What I learned in this course? In this course, I completed reading the text Theory and Practice of Counseling and Psychotherapy written by Gerald Corey, which helped me have a better understanding of different types of theories and how they can benefit or help potential clients I may have. From all the theories studied in this course, there are some theories that I would like to apply that would be beneficial in helping me guide my clients to the right path. Person-Centered Therapy: In this therapy, Carl Roger recommended that the client would have the best help if the therapist motivates the client to concentrate on the problem then on the interpretation that others have on the situation. To have good results Carl Roger believed that the therapist should be comprehensive, authentic, and warm.
One reason why they are challenging, is because they are meaningful statements, or questions, that tie in several different aspects of what the client had expressed. With that being said, it is important to be specific and accurate with interpretations. While interpretations can provide meaningful insight that can greatly help the client, they can also be inaccurate and detrimental. For example, if a client does not believe that a therapist’s interpretation is not correct, the client may begin to question if the therapists is listening to him or her, or it the therapist is off on other details as well. For such reasons, interpretations should be infrequent and well thought out.
For instance, a therapist must become aware of the sociopolitical dynamics that form not only their clients’ views, but their own as well. Racial and cultural dynamics may interfere into the helping process and cause misdiagnosis, confusion, pain and reinforcement of biases and prejudices towards their client. Although, even if the therapist is from the same cultural background this can still be hard to counsel these clients because of different traditions, language dialects, family values, and ancestry. This does not mean that the therapist cannot help these clients, but this could hinder the therapist and client relationship if brought up in an entire different environment. For instance, you can have two individuals from the same cultural background and family values, but these individuals live in an entirely different environment or learned different family values and belief system.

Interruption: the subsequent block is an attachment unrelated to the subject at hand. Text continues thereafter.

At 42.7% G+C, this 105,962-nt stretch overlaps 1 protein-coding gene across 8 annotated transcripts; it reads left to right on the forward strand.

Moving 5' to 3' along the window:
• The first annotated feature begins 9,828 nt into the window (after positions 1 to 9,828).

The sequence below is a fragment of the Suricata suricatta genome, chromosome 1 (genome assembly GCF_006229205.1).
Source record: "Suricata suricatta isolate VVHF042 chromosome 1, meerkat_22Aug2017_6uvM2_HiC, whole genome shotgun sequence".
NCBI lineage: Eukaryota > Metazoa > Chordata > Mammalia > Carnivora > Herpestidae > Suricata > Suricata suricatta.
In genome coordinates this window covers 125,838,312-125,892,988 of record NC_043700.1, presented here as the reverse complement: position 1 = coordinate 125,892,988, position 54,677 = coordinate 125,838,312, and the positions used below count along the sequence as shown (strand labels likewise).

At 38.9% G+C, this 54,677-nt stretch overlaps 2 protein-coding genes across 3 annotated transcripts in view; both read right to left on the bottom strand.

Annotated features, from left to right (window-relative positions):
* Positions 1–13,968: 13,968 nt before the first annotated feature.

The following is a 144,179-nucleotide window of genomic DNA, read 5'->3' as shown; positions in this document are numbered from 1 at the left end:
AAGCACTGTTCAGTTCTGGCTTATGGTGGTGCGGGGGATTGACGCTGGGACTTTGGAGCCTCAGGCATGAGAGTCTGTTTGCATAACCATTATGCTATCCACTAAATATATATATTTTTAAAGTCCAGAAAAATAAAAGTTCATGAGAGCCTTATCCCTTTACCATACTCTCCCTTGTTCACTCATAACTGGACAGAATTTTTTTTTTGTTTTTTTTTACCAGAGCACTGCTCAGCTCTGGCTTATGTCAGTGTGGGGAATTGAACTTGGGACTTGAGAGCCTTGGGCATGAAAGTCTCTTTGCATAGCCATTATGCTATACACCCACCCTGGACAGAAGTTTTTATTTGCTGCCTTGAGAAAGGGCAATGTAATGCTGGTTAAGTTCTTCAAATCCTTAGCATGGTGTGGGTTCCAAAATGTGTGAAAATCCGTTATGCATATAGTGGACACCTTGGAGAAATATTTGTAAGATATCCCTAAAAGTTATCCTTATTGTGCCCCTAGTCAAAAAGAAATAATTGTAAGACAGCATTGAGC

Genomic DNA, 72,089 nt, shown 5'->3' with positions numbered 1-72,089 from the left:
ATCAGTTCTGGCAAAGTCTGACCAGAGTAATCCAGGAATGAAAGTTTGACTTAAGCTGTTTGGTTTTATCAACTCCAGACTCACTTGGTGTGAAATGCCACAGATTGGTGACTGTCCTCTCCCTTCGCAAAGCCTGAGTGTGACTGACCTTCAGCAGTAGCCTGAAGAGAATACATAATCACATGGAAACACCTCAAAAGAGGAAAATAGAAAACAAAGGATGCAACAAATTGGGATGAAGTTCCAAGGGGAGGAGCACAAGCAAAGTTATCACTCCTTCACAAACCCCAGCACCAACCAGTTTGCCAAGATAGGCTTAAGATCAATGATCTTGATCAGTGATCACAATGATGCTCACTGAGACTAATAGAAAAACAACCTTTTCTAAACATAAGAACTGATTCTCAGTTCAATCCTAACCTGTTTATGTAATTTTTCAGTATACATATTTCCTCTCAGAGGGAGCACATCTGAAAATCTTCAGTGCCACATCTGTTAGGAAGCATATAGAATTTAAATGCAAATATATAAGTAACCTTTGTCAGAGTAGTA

Additionally, they may feel as though there are no benefits for the therapy since they have to solve their own problems. This could discourage them from ever coming back to therapy and can lead to more arguments. Another weakness of this method is that it requires engaged individuals who are able to empathize with their partner. This method requires the couple to be able to understand what their significant other is saying. For those who are not capable of seeing things from another’s point of view this would be a challenging task.
Similarly, to Person-centered therapy where communication with the client is unconditionally positive. The therapist needs to genuinely care about the client needs for them to fully express themselves successfully. Furthermore, clients should be encouraging to make their own choices which model how to identify and use power responsibly. Hence, this will help the client feel more confident in everyday life when making a meaningful